Let’s make this short and sweet. We have a short list of athletes at this contest but it is a very stacked line-up. Like in any show, it’s going to come down to nailing conditioning and fullness on show day — and in this case they have changed the format to a two day show. This is great for someone who comes in off on the first day, and a nightmare of someone who comes in crisp on the first day and has to hold that condition for 24 hours. But assuming everyone comes in at their best, we can see the physiques that are about to be judged and we can draw some pretty strong conclusions about the placings. So, without further ado, here’s what we think. Feel free to agree, disagree, tell us we’re full of shit or place bets amongst yourselves. Here we go for the top 5. WINNER Brandon Curry is almost a shoe-in for the first place slot. His recent pictures show an absolutely peeled and full physique with improved balance in the lower body. It’s hard to not be amazed at his recent pictures, but it’s not show day yet, and things can change with one miscalculation. Brandon has come a long way in his career and he continues to make improvements year after year, however his only chronic weakness is his hamstring development. This probably won’t hold him back come show day in light of the rest of his physique. We think it’s going to be Curry and then everyone else battling it out for the top 6. RUNNER UP Backed by coach Matt Jansen, the darkhorse of this show is the recently minted pro, Brett Wilkin. Brett turned pro in 2017, but didn’t compete until 2019 as a 212 athlete. Now, he has packed on an unreal amount of muscle in a short time and he looks like he may have surpassed some longer-standing vets of the sport. Brett’s upper body appears to be able to rival many well-established professionals, and his physique is balanced and he is already exhibiting that human cement look with plenty of fullness.  3RD PLACE We believe that sometimes a person has potential inside them that simply needs to be unlocked. Regan Grimes has recently teamed up with legendary bodybuilder and coach, Milos Sarcev and we can see a marked improvement in his physique. Now, Milos is known for his ability to manipulate a physique with expert use of carbs and insulin, as well as employing long bouts of extremely low carbs. With that being said, we can assume that the pictures that we’ve seen in the past few days are of a very depleted Grimes and he still looks bigger and rounder than any previous year he’s competed. If he holds his conditioning and fills out, we could very well see a physique that upsets most of the current predictions. We’re betting on that, and we’re going to put him in 3rd.  4TH PLACE Steve Kuclo is one of the veterans on the stage this weekend and he is one of the more massive men on stage. Based on his recent physique updates, he is looking very hard and grainy and although he doesn’t have the most flowing lines, he’s got the freak factor that should land him in the 4th place spot with a great combination of mass and conditioning.  5TH PLACE Another dark horse, Justin Rodriguez has been posting photos of him looking almost skinless in normal lighting conditions. The only knock we can give him is that he has genetically flat triceps, which may need some extra work in the future, but other than that nit-pick, he is otherwise virtually flawless, bringing a very balanced package. If any of these guys are off, Justin’s medical textbook level conditioning will pump him up some placings.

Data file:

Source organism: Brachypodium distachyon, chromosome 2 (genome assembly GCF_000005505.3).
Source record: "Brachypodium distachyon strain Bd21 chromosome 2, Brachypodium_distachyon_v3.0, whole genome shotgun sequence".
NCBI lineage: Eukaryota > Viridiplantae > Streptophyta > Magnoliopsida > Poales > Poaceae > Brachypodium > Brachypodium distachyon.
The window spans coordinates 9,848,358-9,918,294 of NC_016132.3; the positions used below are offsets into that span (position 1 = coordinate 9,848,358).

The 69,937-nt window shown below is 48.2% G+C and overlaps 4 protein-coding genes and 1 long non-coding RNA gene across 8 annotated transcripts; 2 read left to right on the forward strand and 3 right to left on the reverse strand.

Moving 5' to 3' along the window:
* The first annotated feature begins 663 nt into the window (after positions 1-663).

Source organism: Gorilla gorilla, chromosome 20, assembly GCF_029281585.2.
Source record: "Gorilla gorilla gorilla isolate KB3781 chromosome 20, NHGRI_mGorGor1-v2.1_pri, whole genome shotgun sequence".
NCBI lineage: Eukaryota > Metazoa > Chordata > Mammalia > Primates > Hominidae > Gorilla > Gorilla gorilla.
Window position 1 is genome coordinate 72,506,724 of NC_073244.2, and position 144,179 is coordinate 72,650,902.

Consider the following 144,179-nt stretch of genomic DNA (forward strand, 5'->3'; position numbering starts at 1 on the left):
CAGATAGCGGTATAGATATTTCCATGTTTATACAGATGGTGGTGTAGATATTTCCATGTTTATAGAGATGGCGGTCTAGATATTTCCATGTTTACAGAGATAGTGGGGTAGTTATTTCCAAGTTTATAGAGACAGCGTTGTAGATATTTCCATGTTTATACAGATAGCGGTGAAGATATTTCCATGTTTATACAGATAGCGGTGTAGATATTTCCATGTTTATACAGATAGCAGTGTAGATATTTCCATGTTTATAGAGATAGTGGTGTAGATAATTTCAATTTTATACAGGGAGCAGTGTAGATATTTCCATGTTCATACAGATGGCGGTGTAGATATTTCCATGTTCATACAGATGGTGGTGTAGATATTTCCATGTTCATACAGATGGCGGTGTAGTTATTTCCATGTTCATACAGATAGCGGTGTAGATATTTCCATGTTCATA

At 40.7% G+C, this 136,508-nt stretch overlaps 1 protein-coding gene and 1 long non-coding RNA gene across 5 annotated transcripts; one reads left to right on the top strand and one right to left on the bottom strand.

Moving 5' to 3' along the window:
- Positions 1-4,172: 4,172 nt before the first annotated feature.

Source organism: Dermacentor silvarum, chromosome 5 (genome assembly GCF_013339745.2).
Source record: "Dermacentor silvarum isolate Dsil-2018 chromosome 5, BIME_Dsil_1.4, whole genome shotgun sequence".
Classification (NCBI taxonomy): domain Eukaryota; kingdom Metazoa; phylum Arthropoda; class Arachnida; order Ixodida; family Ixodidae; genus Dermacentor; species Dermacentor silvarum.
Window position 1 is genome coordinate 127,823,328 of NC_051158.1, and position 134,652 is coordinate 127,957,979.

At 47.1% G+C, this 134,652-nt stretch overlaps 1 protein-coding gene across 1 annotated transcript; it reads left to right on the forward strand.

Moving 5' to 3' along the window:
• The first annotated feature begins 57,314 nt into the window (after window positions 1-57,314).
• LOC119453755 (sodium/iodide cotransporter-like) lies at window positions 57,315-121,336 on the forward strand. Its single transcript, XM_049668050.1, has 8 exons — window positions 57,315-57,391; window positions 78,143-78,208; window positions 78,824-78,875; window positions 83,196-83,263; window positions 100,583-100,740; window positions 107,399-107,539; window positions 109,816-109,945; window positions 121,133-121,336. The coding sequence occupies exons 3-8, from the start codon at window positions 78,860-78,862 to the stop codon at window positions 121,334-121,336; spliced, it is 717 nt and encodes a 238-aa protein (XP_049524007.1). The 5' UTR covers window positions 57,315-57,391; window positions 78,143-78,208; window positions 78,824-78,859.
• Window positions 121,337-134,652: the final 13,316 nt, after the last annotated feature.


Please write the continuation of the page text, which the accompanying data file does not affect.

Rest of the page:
What’s Going On With Flex Lewis?